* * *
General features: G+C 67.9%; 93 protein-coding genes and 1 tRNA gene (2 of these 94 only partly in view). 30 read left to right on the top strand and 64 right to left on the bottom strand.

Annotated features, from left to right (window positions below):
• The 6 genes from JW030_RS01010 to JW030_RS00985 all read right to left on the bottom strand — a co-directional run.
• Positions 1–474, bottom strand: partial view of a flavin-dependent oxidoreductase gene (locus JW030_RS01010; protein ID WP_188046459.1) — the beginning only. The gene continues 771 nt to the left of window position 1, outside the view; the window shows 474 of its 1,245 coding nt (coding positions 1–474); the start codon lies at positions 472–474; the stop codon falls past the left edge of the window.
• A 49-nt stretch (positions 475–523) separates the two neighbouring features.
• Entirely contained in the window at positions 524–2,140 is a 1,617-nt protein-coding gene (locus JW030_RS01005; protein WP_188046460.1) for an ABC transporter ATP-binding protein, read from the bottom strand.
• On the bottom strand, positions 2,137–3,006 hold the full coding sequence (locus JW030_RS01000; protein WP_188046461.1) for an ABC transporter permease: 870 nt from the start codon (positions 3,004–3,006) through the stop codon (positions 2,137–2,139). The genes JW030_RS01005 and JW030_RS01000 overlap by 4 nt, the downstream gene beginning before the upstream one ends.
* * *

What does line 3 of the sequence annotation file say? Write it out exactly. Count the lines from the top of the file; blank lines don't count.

• The 6 genes from JW030_RS01010 to JW030_RS00985 all read right to left on the bottom strand — a co-directional run.